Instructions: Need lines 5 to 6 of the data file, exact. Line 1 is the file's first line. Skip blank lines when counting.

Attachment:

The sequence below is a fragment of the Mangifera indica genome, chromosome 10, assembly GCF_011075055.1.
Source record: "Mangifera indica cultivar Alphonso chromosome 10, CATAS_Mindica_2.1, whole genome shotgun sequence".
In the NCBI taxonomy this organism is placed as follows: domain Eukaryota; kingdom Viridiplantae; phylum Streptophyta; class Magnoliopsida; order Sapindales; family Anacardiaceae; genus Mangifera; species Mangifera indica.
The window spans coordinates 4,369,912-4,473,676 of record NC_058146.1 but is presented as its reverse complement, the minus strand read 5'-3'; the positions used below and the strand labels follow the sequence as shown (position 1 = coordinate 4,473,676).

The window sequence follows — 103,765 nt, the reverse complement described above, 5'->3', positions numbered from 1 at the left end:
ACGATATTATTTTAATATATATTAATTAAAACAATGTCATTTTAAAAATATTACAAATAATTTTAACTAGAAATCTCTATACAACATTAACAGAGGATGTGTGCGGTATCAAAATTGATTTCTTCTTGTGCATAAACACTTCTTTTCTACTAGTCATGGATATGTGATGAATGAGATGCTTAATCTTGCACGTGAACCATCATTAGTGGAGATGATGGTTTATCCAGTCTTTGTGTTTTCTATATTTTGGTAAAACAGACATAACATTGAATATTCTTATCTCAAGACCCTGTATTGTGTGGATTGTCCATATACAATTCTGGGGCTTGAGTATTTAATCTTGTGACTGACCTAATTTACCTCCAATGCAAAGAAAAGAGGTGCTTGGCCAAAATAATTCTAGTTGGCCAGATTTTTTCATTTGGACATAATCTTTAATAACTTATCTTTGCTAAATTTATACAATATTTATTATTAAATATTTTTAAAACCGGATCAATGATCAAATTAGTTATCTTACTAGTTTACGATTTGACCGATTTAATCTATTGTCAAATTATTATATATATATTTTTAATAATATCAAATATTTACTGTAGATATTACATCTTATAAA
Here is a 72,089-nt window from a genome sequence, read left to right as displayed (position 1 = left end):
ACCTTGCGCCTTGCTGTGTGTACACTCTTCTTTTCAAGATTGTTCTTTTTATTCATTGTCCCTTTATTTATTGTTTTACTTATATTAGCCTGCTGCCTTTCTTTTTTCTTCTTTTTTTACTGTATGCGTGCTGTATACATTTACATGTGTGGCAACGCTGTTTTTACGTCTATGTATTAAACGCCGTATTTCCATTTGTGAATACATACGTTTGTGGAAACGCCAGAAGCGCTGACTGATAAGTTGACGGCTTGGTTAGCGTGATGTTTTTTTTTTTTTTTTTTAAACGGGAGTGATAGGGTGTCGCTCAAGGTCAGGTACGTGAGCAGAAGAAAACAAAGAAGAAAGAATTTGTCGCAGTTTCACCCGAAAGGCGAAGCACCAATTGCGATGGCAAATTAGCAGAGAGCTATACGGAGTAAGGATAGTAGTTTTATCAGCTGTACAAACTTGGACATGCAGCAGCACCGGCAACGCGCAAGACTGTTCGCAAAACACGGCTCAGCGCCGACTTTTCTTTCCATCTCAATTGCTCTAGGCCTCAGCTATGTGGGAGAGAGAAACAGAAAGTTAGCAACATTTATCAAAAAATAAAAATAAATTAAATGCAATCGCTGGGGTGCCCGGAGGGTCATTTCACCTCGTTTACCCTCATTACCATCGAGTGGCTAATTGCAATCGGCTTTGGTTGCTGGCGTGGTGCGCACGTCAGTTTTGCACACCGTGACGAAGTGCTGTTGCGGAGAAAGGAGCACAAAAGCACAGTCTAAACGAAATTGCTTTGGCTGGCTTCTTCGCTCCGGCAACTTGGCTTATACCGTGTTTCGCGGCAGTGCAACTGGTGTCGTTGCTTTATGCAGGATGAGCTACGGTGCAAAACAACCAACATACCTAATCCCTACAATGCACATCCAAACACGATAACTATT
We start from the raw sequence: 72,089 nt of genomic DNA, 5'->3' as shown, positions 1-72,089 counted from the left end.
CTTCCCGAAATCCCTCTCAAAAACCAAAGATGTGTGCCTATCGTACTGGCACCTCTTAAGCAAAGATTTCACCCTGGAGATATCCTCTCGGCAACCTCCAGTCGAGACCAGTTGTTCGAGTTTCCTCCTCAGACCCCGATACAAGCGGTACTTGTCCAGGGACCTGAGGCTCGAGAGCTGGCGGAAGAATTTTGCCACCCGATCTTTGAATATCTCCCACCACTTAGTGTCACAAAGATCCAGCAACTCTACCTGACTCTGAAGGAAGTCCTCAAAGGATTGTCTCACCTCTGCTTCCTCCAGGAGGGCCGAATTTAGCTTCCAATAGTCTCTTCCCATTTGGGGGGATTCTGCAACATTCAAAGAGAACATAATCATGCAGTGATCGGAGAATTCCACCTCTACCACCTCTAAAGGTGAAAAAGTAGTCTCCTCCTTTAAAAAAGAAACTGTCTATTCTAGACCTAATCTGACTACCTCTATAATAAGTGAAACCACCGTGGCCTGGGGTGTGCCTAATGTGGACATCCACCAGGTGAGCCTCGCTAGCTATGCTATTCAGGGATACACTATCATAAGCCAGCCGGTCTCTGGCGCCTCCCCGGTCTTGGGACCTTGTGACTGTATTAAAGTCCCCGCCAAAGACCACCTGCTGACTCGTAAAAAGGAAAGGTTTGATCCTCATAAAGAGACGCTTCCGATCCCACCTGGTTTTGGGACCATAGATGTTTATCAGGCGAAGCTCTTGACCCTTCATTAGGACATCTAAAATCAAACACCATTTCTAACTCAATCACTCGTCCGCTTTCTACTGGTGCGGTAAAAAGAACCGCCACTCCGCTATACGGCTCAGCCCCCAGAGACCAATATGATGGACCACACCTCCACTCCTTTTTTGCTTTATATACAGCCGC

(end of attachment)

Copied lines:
The window sequence follows — 103,765 nt, the reverse complement described above, 5'->3', positions numbered from 1 at the left end:
ACGATATTATTTTAATATATATTAATTAAAACAATGTCATTTTAAAAATATTACAAATAATTTTAACTAGAAATCTCTATACAACATTAACAGAGGATGTGTGCGGTATCAAAATTGATTTCTTCTTGTGCATAAACACTTCTTTTCTACTAGTCATGGATATGTGATGAATGAGATGCTTAATCTTGCACGTGAACCATCATTAGTGGAGATGATGGTTTATCCAGTCTTTGTGTTTTCTATATTTTGGTAAAACAGACATAACATTGAATATTCTTATCTCAAGACCCTGTATTGTGTGGATTGTCCATATACAATTCTGGGGCTTGAGTATTTAATCTTGTGACTGACCTAATTTACCTCCAATGCAAAGAAAAGAGGTGCTTGGCCAAAATAATTCTAGTTGGCCAGATTTTTTCATTTGGACATAATCTTTAATAACTTATCTTTGCTAAATTTATACAATATTTATTATTAAATATTTTTAAAACCGGATCAATGATCAAATTAGTTATCTTACTAGTTTACGATTTGACCGATTTAATCTATTGTCAAATTATTATATATATATTTTTAATAATATCAAATATTTACTGTAGATATTACATCTTATAAA